XAEL - Bloodtide Rising (Album Review)

XAEL – Bloodtide Rising (Album Review)

What A Surprise/Background:

Sometimes when reviewing, things come your way that stop you in your tracks. Hearing for the first time the band Xael did just that. I started listening before reading any of the press release and from the moment I hit play I was captivated. The music really grabbed and moved me and the use of voices when the words kicked in was/is fascinating. To give you a little background the band started in 2017 releasing an album in 2018 called The Last Arbiter of which only one member still remains for their second in JoshuaNassaruWard who has moved from guitar to drums this time around.

The new album Bloodtide Rising due to be released February 15 on Pavement Entertainment now also features Brad Parris bassist from death metal outfit Nile along with prog master Chris Hathcock who is the man behind The Reticent. The album has 9 tracks all between the lengths of 3 to 6 minutes long meaning it is a short album by modern terms around 38 mins. All 5 members are down as doing vocals so I am not sure who does what on the album but the variety is outstanding. Musically it is also quite diverse and keeps the listener on their toes. All of it would make a terrific soundtrack to a horror movie (a classy one not a slasher). I found it easy to sit back and listen all the way through in one sitting sometimes with my eyes shut as I drifted along with the mood and the melodies.

Sinister Meets Melody:

Opener “Suun Rai Aru (Passion Begets Ruin)” starts with keys, long synth notes with slow and precise piano playing, quiet and simple sounding as slowly percussion comes in, all tribal and threatening. Then the vocals appear, chanting, warrior-like, a mix of clean and throaty till it drops back down to piano and synth again. 3 minutes of pure raw sounding emotion. “As Decreed (The Law Of Vuul Athmar)” starts with a sense of foreboding like something sinister is about to happen before the drumming kicks in and the song truly commences. There are several changes of pace and styles as it eventually twists itself into a beast of a black metal song. Before the end, it becomes a little more symphonic with clean and pleasant singing apart from the last sentence which is growled.

Xael: The Band

Xael: The Band

The Waste Of Deadrift” and “Srai – The Demon Of Erring” flow one into the other perhaps as part of the same story. Both are magnificent listens, with so much going on that they keep the listener on edge. The former starts acoustically with some light percussion (possibly bongos) underneath until it goes full-scale metal after about a minute. The luscious melody continues quietly until it all drops down to piano with a little bit of synth. It is rather gentle and lilting with only a few harsh vocals going against the grain. The latter again starts eerily before the drums come in followed by a fabulous Sabbath style riff but with some fast fills in-between. There is an instrument which could be an “Erhu” a Chinese violin that has only 2 strings being played on this which gives off an interesting vibe all around (although there is also cello on the album it appears). The way the keys are rather jolly sounding yet the vocals are harsh works well as counterpoint. The one thing I notice is that no matter how heavy they get, there is always something melodic and pleasant going on in your ears.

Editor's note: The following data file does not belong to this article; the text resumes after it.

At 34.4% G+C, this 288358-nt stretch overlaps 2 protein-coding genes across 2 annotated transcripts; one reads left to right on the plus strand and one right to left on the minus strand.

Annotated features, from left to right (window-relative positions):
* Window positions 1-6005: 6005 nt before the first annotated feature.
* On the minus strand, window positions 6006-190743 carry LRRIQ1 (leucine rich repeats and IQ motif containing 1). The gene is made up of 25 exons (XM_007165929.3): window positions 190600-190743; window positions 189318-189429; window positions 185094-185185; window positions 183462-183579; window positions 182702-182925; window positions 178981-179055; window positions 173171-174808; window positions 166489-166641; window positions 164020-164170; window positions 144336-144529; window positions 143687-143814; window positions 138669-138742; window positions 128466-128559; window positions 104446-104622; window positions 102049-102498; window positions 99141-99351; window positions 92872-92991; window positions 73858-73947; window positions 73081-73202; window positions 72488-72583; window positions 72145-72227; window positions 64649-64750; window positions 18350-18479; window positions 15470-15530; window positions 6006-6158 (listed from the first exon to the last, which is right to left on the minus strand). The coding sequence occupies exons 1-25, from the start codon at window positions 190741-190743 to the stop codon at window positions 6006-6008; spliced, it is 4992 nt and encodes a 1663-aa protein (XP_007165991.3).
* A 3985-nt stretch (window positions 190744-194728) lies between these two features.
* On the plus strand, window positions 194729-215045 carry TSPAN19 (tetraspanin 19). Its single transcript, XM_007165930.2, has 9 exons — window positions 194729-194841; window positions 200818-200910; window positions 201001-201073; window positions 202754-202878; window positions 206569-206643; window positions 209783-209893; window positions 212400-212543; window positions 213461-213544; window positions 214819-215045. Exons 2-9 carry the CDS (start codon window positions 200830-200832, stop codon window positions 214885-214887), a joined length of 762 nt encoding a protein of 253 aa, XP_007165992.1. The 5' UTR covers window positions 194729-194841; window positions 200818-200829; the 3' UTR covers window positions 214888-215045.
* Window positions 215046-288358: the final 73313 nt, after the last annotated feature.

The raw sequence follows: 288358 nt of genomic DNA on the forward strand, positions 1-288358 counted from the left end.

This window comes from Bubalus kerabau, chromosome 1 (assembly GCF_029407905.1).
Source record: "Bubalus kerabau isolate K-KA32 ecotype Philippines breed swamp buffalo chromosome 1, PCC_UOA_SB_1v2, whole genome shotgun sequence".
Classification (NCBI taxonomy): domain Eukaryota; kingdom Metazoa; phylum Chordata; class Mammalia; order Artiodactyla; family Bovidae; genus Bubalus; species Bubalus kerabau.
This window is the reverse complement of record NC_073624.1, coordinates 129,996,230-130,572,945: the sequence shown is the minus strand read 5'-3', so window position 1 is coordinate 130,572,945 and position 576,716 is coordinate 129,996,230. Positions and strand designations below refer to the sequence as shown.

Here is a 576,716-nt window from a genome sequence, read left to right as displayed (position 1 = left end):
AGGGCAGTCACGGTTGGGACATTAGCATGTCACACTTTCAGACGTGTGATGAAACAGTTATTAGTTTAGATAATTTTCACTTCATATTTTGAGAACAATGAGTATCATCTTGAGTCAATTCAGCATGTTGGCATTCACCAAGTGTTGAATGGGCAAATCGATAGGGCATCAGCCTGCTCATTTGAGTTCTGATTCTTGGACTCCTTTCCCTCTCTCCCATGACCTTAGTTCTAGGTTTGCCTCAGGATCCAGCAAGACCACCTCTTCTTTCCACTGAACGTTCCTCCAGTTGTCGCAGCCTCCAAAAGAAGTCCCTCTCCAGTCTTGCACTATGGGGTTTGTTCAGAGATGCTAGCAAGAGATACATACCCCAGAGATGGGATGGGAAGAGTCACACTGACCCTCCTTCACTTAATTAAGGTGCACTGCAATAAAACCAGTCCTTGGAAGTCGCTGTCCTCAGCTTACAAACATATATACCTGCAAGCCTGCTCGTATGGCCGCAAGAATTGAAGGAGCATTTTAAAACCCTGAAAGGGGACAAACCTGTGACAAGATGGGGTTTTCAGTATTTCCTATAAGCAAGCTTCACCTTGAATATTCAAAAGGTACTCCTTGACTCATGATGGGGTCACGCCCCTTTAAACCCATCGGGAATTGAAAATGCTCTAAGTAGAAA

Engaging And Theatrical:

Dark World Mirrors” is suitably moody with the acoustic guitar and violin, even after the drums thunder in that theme keeps going. This was the song that most made me think of Opeth in the way the styles change so fluidly, from one of the heaviest riffs to an almost “Twilight Zone/Tales Of The Unexpected” piece of theatre. At one point there is either a female opera singer or a bizarre key effect as well. They really managed to keep the listener engaged… well this reviewer certainly is.

The whole album just flows like this, the title track being quite theatrical and warlike, imagine Viking metal at its tub-thumping best (or even like the Maori chants of Alien Weaponry) before turning into sounds of a musical box or child’s toy. “The Red Odyssey” seems to be an intro to the longer track with the same name (with “pt2 Temple Of The Sky” attached). It is very tribal sounding with chanting voices under the main vocals. It is quite bare sounding and has a drone effect, long dissonant notes running through it. The track which follows (pt2) has a lovely start. Very menacing with spaced out piano notes and the bass taking the front until it fully kicks in with frantic drumming. The fact that other instruments do not for the main part go at the same speed, are used quite sparingly at times adds to the drama. This has some “Huh“‘s being chanted again quite combative and native. Again some variations vocally between harsh and clean. The melody at the end sounds like the start of a hymn, very elegant. The album ends with “The Odium And The Contrition Master” which is another heavy sounding piece incorporating many of the styles and nuances used on the album.

Already A Candidate For Top 10 2021?:

The lyrics are about science and fantasy, from “wastelands of war-torn planets to the pits where the fallen gods fell” as the press release said. To be honest, lyrically it went over my head completely but anyone who is more into those things may get even more enjoyment out of Bloodtide Rising than I did. In which case they are in luck as it is a phenomenal listen even if you don’t understand what it is all about. Although we are only in the second month of 2021 I feel safe in saying this is easily going to be a top 10 album of the year. It is simply that strong. Absolutely captivating, interesting and fun.

Album Released February 15 on Pavement Entertainment.

Purchase download via Amazon:  USA  //  UK

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